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'Attempt to kill': Police in Belfast attacked as flag riots rage on

Cathal Mcnaughton / Reuters

A forensic officer works on an unmarked police car in East Belfast Monday, after it was attacked by rioters.

BELFAST -- Police were attacked in Northern Ireland on Monday night by protesters enraged by a decision to remove the British flag from Belfast City Hall, which has sparked eight consecutive days of demonstrations.

About 15 masked men broke out of a crowd assembled in the predominantly Protestant Newtownards Road area of Belfast, smashed the windows of a police car and threw a Molotov cocktail into it while an officer was still inside, police said.

The officer escaped unharmed but the Police Service of Northern Ireland said they were treating the attack as attempted murder.

The attack was one of a series of protests across the city on Monday during which stones and fireworks were hurled at police, who responded with water cannons in at least two locations.

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Loyalists -- or supporters of Northern Ireland remaining part of the U.K. -- have been protesting against a decision taken mainly by Irish nationalist city councilors from political parties Sinn Fein and the SDLP to take down the British flag which has flown above the provincial capital's city hall every day since it opened in 1906.

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The decision means Britain's Union Jack will now fly on only 17 days of the year, as is the case at the provincial assembly at Stormont in the British-controlled province.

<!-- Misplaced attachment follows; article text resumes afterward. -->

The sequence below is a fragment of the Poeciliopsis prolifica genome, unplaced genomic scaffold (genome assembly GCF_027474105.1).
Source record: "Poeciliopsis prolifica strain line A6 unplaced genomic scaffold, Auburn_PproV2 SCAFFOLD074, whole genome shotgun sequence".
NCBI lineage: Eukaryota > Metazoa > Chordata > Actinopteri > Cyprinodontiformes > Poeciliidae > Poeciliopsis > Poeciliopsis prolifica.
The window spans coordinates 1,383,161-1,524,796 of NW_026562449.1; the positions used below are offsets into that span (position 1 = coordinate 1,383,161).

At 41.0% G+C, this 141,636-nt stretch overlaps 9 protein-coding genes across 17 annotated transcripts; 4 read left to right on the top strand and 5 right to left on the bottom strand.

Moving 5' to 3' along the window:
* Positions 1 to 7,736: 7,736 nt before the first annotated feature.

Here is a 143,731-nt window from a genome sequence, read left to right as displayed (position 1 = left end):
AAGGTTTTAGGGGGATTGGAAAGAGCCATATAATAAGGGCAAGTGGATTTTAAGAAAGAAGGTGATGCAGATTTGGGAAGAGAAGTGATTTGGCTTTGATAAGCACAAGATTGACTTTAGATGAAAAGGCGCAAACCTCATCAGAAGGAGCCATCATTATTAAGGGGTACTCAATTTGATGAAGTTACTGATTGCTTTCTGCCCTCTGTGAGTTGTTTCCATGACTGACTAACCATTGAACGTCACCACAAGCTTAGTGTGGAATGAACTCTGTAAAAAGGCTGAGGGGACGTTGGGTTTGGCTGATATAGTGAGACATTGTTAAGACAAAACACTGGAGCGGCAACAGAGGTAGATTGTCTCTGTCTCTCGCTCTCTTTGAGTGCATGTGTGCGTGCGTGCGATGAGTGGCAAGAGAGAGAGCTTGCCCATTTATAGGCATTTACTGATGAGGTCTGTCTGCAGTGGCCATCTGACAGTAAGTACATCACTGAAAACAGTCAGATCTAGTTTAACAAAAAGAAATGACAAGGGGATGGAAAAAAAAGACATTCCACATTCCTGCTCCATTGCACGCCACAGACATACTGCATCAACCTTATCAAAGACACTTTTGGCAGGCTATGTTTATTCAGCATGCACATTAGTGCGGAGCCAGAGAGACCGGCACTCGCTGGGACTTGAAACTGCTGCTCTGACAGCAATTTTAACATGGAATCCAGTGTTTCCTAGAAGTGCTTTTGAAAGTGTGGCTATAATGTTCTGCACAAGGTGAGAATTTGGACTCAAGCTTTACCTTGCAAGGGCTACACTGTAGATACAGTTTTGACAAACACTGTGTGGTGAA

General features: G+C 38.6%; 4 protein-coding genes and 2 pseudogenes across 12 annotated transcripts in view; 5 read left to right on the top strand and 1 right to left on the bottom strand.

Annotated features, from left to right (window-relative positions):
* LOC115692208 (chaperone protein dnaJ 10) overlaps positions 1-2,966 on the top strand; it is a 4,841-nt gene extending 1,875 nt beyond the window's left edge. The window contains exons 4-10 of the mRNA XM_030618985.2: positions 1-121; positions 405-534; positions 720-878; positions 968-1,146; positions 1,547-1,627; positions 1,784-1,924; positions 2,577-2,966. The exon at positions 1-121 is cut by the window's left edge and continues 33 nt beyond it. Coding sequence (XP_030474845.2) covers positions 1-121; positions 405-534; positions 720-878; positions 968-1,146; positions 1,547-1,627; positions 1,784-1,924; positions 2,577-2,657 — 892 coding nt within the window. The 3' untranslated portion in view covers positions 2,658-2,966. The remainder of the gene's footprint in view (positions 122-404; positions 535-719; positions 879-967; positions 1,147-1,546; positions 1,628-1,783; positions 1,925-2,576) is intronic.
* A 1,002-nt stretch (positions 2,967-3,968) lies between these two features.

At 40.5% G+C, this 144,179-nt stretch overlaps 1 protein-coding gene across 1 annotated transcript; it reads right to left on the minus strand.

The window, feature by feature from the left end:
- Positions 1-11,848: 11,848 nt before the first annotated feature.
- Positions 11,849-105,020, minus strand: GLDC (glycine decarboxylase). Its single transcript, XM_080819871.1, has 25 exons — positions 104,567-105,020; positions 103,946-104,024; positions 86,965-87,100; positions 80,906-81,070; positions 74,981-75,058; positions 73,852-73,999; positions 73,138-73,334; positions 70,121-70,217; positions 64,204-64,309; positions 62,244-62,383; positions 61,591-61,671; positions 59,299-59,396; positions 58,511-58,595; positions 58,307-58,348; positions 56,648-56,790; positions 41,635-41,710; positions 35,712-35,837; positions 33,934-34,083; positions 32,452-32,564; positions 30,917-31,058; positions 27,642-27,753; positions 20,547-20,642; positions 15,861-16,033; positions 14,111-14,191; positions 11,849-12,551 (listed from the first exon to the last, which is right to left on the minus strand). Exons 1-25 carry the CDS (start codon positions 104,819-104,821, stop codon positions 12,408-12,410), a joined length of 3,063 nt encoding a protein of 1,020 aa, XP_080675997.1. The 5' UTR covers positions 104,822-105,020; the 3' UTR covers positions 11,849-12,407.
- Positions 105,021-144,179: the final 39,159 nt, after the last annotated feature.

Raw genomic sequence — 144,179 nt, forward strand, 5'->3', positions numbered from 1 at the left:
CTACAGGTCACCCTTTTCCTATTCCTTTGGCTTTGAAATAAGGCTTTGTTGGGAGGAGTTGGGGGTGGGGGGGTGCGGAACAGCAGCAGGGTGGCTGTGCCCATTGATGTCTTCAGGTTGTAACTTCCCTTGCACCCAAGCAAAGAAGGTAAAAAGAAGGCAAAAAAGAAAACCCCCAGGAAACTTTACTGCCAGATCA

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The Molotov cocktail attack happened outside the constituency office of Naomi Long, a member of the British parliament for the non-sectarian, centrist Alliance Party.

"This was a planned attempt to kill a police officer which also put the lives of the public in danger," Assistant Chief Constable George Hamilton said.

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Long was forced to flee her home last week after receiving threats over her party's support of the removal of the flag from City Hall.

Later on Monday night, police separated rival loyalist and republican crowds rioting in a flashpoint area between the loyalist east Belfast and the small nationalist Short Strand enclave.

Violence has raged for seven of the last eight days since the decision, in Belfast and around the and nearly 30 officers have been injured.

About 10 people have appeared in court charged with offences linked to the rioting - the youngest just 13 years of age.

Decades of violence between the province's mainly Catholic republicans and pro-British Protestants largely ended when a peace agreement was signed in 1998, but much of Belfast remains divided along sectarian lines.

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